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Just What Is In Household Cleaning Products? - Trial Today

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October 15, 2009

NEW YORK - Mr. Clean, Murphy Oil Soap and Swiffer get their day in court today, as the makers of those and many other household cleaning products answer a lawsuit demanding disclosure of what dangerous chemicals - if any - they contain. Representing a half-dozen health and environmental groups, Keri Powell of Earthjustice will argue in New York State Supreme Court that Proctor & Gamble, Colgate Palmolive and two other companies are ignoring a 30-year-old regulation.

"We're trying to enforce a law that's already on the books. It's one of the few laws, and the only law that we've seen throughout the country, that requires cleaning-product manufacturers to disclose their ingredients."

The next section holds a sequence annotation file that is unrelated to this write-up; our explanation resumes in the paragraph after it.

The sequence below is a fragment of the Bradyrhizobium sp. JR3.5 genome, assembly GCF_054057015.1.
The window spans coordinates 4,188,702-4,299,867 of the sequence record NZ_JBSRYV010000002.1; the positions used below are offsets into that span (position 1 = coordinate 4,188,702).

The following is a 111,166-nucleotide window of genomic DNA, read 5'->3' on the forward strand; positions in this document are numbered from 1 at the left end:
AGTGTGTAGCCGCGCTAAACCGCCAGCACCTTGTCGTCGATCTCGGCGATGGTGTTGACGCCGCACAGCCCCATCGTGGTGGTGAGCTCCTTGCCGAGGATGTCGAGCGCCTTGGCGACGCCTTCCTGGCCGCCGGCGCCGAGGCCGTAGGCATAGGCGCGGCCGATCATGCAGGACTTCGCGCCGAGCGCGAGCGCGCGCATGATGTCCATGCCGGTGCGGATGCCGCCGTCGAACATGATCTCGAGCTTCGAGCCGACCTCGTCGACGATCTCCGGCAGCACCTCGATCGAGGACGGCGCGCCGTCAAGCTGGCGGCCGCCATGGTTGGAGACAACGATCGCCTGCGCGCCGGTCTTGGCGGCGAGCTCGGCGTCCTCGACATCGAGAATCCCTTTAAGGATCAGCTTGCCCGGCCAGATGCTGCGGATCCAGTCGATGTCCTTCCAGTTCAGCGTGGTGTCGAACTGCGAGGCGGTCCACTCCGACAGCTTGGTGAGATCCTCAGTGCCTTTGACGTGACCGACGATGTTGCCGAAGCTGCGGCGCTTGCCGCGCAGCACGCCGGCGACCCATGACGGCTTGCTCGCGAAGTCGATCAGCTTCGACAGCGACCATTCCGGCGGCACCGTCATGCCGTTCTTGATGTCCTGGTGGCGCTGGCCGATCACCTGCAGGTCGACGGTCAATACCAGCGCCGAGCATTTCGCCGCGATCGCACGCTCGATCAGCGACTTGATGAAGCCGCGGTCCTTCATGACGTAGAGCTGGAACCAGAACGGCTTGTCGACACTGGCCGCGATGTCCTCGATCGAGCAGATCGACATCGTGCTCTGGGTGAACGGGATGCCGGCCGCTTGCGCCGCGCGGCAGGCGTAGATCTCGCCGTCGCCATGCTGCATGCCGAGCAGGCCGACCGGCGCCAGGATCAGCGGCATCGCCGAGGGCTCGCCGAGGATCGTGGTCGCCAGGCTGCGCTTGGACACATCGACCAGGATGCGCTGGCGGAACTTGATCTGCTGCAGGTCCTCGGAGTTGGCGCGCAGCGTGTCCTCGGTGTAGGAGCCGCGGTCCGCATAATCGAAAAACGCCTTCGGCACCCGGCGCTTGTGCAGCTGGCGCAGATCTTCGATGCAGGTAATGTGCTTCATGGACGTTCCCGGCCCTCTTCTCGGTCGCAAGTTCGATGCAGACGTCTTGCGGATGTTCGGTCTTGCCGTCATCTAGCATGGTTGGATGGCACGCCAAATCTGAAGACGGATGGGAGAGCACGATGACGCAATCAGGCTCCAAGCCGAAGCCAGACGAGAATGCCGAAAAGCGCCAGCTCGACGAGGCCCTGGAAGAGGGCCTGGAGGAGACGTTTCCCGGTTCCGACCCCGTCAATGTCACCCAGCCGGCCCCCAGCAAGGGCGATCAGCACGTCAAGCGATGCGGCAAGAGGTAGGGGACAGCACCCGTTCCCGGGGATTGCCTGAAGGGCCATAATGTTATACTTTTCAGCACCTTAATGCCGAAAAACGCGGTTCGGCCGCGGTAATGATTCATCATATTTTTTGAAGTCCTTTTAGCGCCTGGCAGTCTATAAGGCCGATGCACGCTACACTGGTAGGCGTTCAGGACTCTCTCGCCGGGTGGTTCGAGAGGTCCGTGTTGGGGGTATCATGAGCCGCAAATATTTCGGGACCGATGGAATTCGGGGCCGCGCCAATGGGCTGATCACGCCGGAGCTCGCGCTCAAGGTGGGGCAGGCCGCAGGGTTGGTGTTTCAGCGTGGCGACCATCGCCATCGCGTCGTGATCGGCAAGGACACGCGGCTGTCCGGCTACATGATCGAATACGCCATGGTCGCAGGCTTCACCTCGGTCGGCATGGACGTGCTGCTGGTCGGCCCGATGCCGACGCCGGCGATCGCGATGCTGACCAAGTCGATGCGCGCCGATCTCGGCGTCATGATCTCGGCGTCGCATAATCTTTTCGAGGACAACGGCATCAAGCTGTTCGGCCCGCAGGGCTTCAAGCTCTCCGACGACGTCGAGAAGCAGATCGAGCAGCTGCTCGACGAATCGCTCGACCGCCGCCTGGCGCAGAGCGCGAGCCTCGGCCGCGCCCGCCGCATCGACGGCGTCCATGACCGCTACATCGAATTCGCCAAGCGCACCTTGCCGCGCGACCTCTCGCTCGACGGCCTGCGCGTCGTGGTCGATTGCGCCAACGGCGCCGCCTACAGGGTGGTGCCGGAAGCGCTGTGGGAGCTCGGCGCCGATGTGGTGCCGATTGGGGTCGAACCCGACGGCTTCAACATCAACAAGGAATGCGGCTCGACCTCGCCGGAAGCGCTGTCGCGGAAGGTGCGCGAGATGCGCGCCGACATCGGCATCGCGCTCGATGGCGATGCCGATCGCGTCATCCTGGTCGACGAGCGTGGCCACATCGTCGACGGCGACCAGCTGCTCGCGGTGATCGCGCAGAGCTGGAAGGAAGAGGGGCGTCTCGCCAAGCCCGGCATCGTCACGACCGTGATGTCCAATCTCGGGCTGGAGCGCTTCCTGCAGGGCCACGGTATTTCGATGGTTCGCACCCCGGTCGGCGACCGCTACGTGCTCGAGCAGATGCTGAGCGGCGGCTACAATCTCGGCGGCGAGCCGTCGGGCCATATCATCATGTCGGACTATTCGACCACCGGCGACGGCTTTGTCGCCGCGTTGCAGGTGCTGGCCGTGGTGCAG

The Soap and Detergent Association, a trade group, says its products are safe and that it's addressing concerns with its own, voluntary initiative. But Keri Powell says the makers of household cleaners continue to ignore a New York state law that took effect in 1976, requiring twice-yearly ingredient disclosures. She says that makes the recent promise of new transparency by the manufacturers' association insufficient.

"They don't even attempt to argue in their legal papers that their voluntary initiative is enough. It doesn't go nearly far enough. It doesn't guarantee disclosure of all ingredients."

Nina Personius, who works with pre-school and elementary children in the Hudson Valley and is the mother of a two-year-old, says the allergic reactions that forced her to stop using some cleaning products cause her to worry about her children's health.

"I myself know that prolonged levels of exposure to certain cleaning products inhibit my overall health and well-being. So while the intention behind using these cleaning products is to protect the children from unwanted germs, the toxic chemicals in them may be causing them further health and learning problems."

Hormonal disruption, nerve damage and asthma are among the ailments that studies have linked to chemicals sometimes found in cleaning products.

Mark Scheerer, Public News Service - NY